Merging multiple CSV files into one using PowerShell

Hello I'm looking for powershell script which would merge all csv files in a directory into one text file (.txt) . All csv files have same header which is always stored in a first row of every file. So I need to take header from the first file, but in rest of the files the first row should be skipped. I was able to find batch file which is doing exactly what I need, but I have more than 4000 csv files in a single directory and it takes more than 45 minutes to do the job.

@echo off
ECHO Set working directory
cd /d %~dp0
Deleting existing combined file
del summary.txt
setlocal ENABLEDELAYEDEXPANSION
set cnt=1
for %%i in (*.csv) do (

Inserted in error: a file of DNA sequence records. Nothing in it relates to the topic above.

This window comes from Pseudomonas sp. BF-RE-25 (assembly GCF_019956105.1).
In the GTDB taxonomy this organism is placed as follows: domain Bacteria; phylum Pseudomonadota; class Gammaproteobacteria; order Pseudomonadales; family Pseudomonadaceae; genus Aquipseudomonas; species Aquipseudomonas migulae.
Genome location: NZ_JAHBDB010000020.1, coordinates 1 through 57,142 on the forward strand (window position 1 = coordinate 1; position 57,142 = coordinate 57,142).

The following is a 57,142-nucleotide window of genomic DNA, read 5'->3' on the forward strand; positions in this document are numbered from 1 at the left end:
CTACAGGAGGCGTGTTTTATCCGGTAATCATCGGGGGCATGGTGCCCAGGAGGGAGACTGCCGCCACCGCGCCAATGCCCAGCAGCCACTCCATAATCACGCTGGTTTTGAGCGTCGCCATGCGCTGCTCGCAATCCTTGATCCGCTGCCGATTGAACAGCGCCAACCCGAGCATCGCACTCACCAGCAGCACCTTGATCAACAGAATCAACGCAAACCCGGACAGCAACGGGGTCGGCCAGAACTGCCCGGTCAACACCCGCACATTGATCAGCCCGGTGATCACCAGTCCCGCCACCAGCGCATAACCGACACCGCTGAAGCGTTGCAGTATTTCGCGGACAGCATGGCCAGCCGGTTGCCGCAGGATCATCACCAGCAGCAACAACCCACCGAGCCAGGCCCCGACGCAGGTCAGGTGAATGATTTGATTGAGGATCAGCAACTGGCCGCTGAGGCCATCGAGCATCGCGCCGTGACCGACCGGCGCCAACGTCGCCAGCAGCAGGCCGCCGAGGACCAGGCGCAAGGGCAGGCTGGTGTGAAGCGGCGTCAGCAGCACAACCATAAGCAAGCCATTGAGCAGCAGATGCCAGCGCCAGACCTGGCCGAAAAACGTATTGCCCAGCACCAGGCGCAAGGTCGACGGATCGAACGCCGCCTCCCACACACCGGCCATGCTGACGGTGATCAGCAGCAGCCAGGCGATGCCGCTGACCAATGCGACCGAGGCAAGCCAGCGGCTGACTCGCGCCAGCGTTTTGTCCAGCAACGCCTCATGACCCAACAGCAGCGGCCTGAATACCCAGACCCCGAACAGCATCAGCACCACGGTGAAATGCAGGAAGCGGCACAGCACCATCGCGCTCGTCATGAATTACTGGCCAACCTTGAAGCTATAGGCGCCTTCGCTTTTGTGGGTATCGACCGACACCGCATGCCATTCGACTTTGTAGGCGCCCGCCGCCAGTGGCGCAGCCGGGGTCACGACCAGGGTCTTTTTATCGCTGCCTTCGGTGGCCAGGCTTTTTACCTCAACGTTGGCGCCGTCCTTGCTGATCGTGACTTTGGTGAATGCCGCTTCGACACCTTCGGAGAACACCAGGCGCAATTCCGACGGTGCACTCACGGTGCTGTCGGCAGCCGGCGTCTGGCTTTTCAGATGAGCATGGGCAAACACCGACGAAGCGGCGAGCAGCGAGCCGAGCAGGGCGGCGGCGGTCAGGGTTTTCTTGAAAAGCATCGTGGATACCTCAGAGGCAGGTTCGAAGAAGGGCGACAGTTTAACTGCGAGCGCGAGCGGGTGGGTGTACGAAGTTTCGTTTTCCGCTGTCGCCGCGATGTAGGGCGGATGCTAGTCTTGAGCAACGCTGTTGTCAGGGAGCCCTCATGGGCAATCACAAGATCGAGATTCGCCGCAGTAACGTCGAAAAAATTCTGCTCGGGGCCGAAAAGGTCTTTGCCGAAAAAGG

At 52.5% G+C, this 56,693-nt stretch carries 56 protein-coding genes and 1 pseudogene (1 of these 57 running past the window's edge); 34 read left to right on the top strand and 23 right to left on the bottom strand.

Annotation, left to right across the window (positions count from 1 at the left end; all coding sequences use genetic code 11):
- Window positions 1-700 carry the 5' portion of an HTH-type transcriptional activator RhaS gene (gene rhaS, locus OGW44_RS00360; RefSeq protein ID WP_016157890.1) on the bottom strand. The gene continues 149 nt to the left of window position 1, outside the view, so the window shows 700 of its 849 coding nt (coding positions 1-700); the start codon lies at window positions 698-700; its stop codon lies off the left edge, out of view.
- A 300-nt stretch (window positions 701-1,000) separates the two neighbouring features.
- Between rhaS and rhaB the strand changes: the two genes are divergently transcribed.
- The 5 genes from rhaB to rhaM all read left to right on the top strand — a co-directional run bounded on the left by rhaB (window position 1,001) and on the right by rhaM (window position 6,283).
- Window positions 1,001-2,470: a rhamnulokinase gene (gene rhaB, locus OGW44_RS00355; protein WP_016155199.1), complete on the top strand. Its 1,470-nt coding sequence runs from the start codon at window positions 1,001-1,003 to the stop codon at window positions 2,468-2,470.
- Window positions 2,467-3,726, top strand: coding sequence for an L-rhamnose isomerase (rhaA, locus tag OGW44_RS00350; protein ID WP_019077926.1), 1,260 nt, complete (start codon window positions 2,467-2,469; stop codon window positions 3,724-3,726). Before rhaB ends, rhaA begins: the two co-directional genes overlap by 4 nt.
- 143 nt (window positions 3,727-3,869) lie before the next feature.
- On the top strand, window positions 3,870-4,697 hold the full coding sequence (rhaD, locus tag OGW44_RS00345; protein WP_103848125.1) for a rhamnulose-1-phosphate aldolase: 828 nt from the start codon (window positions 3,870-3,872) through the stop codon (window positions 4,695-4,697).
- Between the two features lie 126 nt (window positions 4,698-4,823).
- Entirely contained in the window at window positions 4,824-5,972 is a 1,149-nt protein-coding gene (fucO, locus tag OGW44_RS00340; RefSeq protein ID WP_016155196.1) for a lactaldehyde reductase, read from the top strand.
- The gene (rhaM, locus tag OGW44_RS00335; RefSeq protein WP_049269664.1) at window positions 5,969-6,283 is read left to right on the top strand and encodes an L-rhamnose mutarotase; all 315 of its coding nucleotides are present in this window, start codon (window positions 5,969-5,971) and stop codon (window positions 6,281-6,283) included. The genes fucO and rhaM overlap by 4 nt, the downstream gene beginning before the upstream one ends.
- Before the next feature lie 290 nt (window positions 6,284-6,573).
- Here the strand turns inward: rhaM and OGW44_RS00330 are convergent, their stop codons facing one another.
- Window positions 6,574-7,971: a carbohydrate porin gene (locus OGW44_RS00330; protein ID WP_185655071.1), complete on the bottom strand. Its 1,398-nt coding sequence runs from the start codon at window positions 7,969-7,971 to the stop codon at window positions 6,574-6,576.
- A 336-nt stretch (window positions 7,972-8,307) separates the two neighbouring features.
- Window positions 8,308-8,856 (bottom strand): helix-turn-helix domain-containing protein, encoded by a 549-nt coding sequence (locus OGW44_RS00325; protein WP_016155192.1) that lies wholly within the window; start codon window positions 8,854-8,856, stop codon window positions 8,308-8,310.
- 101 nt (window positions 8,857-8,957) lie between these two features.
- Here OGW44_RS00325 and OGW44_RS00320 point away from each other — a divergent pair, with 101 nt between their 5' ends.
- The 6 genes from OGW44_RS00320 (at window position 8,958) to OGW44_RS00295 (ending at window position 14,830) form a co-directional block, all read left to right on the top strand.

if !cnt!==1 (
for /f "delims=" %%j in ('type "%%i"') do echo %%j >> summary.txt
) else (
for /f "skip=1 delims=" %%j in ('type "%%i"') do echo %%j >> summary.txt
)
set /a cnt+=1
)


Any suggestion how to create powershell script which would be more efficient than this batch code?

Thank you.

John

This will append all the files together reading them one at a time:

get-childItem "YOUR_DIRECTORY\*.txt"
| foreach {[System.IO.File]::AppendAllText
("YOUR_DESTINATION_FILE", [System.IO.File]::ReadAllText($_.FullName))} # Placed on seperate lines for readability  This one will place a new line at the end of each file entry if you need it: get-childItem "YOUR_DIRECTORY\*.txt" | foreach {[System.IO.File]::AppendAllText("YOUR_DESTINATION_FILE", [System.IO.File]::ReadAllText($_.FullName) + [System.Environment]::NewLine)}


Skipping the first line:

$getFirstLine =$true

get-childItem "YOUR_DIRECTORY\*.txt" | foreach {
$filePath =$_

$lines =$lines = Get-Content $filePath$linesToWrite = switch($getFirstLine) {$true  {$lines}$false {$lines | Select -Skip 1} }$getFirstLine = $false Add-Content "YOUR_DESTINATION_FILE"$linesToWrite
}